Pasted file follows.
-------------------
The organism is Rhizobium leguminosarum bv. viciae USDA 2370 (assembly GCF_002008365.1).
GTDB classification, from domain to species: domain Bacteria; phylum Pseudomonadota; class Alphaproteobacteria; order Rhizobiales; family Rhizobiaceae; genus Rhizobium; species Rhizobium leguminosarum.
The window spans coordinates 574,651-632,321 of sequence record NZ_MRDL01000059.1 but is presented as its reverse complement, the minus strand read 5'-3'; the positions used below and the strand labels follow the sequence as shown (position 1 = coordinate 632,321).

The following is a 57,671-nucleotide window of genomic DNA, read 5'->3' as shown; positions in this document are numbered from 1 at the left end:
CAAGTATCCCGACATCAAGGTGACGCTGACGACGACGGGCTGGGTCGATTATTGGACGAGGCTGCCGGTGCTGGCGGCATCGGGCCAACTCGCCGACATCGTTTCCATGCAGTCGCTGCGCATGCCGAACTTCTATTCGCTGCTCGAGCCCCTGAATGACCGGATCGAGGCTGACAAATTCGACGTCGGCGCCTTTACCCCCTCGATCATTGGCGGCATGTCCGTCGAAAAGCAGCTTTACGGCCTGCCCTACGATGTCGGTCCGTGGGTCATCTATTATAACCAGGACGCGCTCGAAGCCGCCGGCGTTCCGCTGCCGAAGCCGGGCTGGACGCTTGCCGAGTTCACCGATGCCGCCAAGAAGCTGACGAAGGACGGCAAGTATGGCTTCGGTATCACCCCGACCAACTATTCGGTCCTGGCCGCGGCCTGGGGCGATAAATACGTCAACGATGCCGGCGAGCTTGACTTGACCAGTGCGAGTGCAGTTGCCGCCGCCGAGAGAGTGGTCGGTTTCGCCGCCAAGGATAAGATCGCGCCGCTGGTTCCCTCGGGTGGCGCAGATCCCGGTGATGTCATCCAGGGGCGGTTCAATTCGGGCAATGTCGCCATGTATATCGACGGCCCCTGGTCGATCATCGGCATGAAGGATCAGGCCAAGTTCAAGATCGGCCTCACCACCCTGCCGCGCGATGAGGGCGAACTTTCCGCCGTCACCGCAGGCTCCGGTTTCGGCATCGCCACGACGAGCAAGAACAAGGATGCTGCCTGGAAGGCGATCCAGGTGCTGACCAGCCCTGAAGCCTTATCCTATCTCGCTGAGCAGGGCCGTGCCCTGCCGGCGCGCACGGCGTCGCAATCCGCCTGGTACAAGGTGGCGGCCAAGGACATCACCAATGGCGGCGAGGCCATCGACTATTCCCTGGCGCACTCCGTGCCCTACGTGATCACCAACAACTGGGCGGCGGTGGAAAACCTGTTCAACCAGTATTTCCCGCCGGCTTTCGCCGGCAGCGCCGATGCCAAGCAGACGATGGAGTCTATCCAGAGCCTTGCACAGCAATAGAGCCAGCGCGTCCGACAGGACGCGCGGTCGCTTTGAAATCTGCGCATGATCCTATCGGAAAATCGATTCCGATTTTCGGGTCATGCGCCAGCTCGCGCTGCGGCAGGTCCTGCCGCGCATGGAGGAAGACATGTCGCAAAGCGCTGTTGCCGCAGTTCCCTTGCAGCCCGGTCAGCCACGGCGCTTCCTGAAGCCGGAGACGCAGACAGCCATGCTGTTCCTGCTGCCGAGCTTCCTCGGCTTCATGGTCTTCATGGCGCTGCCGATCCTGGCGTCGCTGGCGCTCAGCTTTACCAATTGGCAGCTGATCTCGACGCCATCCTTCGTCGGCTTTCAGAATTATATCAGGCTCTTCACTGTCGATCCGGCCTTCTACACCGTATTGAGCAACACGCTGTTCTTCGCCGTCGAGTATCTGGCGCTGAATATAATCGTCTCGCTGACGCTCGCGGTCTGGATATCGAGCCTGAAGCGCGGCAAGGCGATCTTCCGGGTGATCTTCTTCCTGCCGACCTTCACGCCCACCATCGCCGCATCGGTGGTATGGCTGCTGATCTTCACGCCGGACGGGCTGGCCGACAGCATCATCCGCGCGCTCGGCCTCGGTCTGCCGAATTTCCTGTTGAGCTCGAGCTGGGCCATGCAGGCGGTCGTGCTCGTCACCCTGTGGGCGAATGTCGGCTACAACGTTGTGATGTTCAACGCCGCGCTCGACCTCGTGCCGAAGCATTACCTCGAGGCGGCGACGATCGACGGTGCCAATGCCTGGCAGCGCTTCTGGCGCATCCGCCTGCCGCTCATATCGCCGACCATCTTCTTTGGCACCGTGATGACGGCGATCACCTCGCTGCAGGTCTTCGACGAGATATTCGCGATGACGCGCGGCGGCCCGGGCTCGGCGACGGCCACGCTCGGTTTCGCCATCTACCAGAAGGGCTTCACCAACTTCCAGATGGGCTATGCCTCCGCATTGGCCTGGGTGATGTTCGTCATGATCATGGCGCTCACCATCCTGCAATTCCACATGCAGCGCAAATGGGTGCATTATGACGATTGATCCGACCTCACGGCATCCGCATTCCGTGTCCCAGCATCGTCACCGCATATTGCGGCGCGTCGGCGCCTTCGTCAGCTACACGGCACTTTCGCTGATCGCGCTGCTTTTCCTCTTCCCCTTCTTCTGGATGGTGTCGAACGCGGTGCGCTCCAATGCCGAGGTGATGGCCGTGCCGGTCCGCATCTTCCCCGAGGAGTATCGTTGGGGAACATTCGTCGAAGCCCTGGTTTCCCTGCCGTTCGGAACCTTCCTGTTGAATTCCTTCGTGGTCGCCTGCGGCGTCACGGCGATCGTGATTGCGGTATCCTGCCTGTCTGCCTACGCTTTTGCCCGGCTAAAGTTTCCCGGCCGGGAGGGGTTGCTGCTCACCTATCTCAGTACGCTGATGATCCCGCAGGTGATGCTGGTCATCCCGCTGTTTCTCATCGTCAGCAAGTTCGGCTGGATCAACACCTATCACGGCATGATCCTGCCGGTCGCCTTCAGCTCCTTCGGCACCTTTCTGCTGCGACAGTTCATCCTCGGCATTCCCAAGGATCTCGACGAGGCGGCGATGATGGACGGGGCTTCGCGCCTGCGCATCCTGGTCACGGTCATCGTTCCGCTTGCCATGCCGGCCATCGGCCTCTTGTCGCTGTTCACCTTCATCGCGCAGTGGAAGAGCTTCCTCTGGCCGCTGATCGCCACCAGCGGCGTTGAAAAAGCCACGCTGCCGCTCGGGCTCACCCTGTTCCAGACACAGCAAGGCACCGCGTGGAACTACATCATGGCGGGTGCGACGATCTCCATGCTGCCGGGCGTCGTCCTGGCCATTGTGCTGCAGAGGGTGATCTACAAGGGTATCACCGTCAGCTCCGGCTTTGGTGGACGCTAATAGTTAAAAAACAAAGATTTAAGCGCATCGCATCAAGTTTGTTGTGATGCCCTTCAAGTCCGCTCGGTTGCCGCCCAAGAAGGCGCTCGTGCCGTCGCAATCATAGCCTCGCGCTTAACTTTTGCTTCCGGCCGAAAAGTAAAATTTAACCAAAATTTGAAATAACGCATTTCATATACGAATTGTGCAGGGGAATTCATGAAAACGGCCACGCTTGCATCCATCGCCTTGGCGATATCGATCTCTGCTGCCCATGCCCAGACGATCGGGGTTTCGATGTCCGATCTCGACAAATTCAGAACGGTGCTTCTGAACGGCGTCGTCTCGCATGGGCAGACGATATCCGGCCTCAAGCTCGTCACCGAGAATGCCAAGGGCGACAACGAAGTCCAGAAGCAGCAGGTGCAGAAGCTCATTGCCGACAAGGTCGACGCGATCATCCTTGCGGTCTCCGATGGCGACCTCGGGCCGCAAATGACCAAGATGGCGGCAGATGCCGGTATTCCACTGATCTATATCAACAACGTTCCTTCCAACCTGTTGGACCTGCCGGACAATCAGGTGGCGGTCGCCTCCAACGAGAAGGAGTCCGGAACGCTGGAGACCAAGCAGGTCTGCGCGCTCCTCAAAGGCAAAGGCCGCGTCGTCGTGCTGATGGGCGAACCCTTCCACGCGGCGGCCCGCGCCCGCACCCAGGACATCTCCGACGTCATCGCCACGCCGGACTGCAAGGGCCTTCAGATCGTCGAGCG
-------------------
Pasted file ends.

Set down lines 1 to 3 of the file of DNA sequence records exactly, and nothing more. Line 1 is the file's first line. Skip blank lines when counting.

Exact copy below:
The organism is Rhizobium leguminosarum bv. viciae USDA 2370 (assembly GCF_002008365.1).
GTDB classification, from domain to species: domain Bacteria; phylum Pseudomonadota; class Alphaproteobacteria; order Rhizobiales; family Rhizobiaceae; genus Rhizobium; species Rhizobium leguminosarum.
The window spans coordinates 574,651-632,321 of sequence record NZ_MRDL01000059.1 but is presented as its reverse complement, the minus strand read 5'-3'; the positions used below and the strand labels follow the sequence as shown (position 1 = coordinate 632,321).